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Practice Your Interviewing Skills

Work one-on-one with a Career Coach.


Most Commonly Asked Interviewing Questions


Preparation is the key to interviewing success. Be prepared to answer questions like these:

  • Tell me about yourself.
  • What attracted you to this company?
  • What is your most important accomplishment to date?
  • Give me an example of a time you demonstrated being a team player.
  • What motivates you?
  • What do you see yourself doing five years from now?
  • Give me an example of a time you had to handle a conflict and how did you resolve it?
  • Give me an example of a time you had to deal with a difficult patient or customer?
  • Give me an example of a time you demonstrated leadership?
  • What is your greatest strength?
  • What is your greatest weakness?
  • If I were to ask one of your professors (or boss) to describe you, what would he/she say?
  • Give me an example of a time you made a mistake; how did you resolve it and what did you learn from the experience?
  • Give me an example of a time you went above and beyond to provide excellent customer service to a patient or customer.
  • Give me an example of a time where you demonstrated integrity in the workplace.
  • Why should we hire you?
  • What are your salary expectations?
  • Do you have any questions for me?

Be an Interviewing S.T.A.R!

S.T.A.R. stands for Situation, Task, Action and Result. It’s a format you can use to prepare complete and confident answers. Write down your S.T.A.R. response to each of the interview questions above so you can remember what you want to say. The key to interviewing success is preparation.

Star acronym logo


Detail the background. Provide a context. Where? When?


Describe the challenge and expectation. What needed to be done? Why?


Elaborate your specific action. What did you do? How? What tools did you use?


Explain the results. Accomplishments, recognition, savings, etc. Quantify.

STAR Example:

Describe a situation when you had to deliver excellent customer service following a complaint.


A customer complained that they’d waited more than two weeks for a reply from our sales team regarding a product question.


I needed to address the client’s immediate question and find out what went wrong in the process.


I apologized, got the details and connected them to our lead salesperson, who contacted the client within the hour. I investigated why the question hadn’t been answered. I discovered that it was a combination of a wrong cellphone number and a generic email address that wasn’t being checked. I let the client know and we offered a goodwill discount on her next order.


The client not only continued to order from us but posted a positive customer service tweet.

Questions to ask the interviewer

Select 3 questions to ask the interviewer at the end of the interview from the choices below or create your own questions.

  1. What is the next step in the hiring process? (This should always be the last question asked.)
  2. What is a typical day on the job like?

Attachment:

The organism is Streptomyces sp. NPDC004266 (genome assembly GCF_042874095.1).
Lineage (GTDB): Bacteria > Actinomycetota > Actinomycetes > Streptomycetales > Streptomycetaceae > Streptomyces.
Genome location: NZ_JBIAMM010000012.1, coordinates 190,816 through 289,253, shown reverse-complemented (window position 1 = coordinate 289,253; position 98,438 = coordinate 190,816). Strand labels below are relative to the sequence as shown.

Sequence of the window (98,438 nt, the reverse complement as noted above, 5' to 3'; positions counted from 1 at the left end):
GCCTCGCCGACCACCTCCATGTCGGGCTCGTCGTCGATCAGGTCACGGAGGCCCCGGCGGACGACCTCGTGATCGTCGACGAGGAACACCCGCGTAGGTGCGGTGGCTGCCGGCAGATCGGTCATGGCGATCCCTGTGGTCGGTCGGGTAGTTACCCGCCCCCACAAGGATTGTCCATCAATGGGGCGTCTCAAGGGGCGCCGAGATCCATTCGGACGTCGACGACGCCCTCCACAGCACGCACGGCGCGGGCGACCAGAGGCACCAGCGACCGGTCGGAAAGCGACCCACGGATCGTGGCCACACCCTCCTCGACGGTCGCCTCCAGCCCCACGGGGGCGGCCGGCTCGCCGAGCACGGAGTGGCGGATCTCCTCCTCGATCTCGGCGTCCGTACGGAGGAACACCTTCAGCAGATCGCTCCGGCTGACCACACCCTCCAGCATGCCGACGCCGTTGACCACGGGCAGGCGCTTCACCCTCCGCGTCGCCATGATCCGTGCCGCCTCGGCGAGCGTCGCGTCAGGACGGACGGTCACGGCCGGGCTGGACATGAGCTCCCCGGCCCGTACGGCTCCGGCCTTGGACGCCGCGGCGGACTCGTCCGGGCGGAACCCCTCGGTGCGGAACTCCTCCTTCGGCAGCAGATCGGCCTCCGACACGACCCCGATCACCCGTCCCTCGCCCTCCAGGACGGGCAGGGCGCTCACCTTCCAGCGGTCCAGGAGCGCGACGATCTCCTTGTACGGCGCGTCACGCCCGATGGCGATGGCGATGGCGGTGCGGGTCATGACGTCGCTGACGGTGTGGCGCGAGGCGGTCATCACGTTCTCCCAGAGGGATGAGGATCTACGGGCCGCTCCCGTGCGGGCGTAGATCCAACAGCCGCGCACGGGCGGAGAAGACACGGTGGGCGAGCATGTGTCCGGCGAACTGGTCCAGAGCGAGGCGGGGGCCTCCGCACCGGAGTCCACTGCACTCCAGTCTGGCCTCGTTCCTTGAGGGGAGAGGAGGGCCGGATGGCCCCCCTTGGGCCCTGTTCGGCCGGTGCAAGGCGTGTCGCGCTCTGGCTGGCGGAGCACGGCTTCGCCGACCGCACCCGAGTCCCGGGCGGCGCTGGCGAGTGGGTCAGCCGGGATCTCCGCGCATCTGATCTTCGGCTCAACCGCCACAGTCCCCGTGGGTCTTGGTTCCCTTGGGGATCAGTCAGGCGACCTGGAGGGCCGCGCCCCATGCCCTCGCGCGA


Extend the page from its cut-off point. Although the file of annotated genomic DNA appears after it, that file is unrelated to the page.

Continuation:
3. What are your expectations for someone in this role to produce within their first 90 days on the job?
  4. What is the company’s management style?
  5. Who does this position report to? If I am offered the position, can I meet him/her?
  6. How many people work in this office/department?
  7. What are some challenges the department is experiencing?
  1. How much travel is expected?
  2. Is relocation a possibility?
  3. Is overtime expected?
  4. What are the prospects for growth and advancement?
  5. What do you like about working here?
  6. If I am extended a job offer, how soon would you like me to start?
  7. If you were to rank them, what three traits do your top performers have in common?
  8. What are the company’s highest-priority goals this year, and how would my role contribute?

Some questions are best left unasked. Don’t ask your interviewer:

  • “What does this company do?” It reveals that you didn’t do any research ahead of time.
  • “If I get the job, when can I take time off for vacation?” They will describe benefits as part of their compensation. If you have prior commitments, mention them after they’ve made the offer.
  • “Can I change my schedule if I get the job?” Even if you need to juggle the logistics of getting to work, don’t mention it during the interview. Figure it out on your own time.
  • “How much will I be making if I get hired?” This will be described as part of the compensation package.
  • “Did I get the job?” Don’t be impatient. They’ll let you know.

Close the Deal!

After the interview, always send a thank-you letter within two business days.

The purpose of the thank you letter is to:

Content 1

  • Stand out from the crowd.
  • Show your professionalism and communication skills.
  • Show appreciation for the employer’s interest in you.
  • Reiterate your interest in the position and in the organization.
  • Review or remind the employer about your qualifications for the position.
  • Follow up with any information the employer may have asked you to provide after the interview.

Should the Thank-you be a Letter, Card or an Email?

Any employer with a quick turnaround time between interview and offer should get an email.

If you have time, pen and paper always make the best impression. If you have handwriting that is difficult to read, type a formal letter instead and mail it to the employer within 48 hours of your interview.

Thank-you letter sample

Dear Ms. Jones,

Thank you for meeting with me to discuss the Communications Internship. Our talk confirmed my interest in joining the Ace Tech team. I’m eager to use my writing and multi-media skills in support of your popular monthly newsletter. My classroom and work experiences have prepared me to meet your communications needs. I look forward to hearing from you soon!


Amanda Getajob

See a thank you letter sample

See a thank you letter template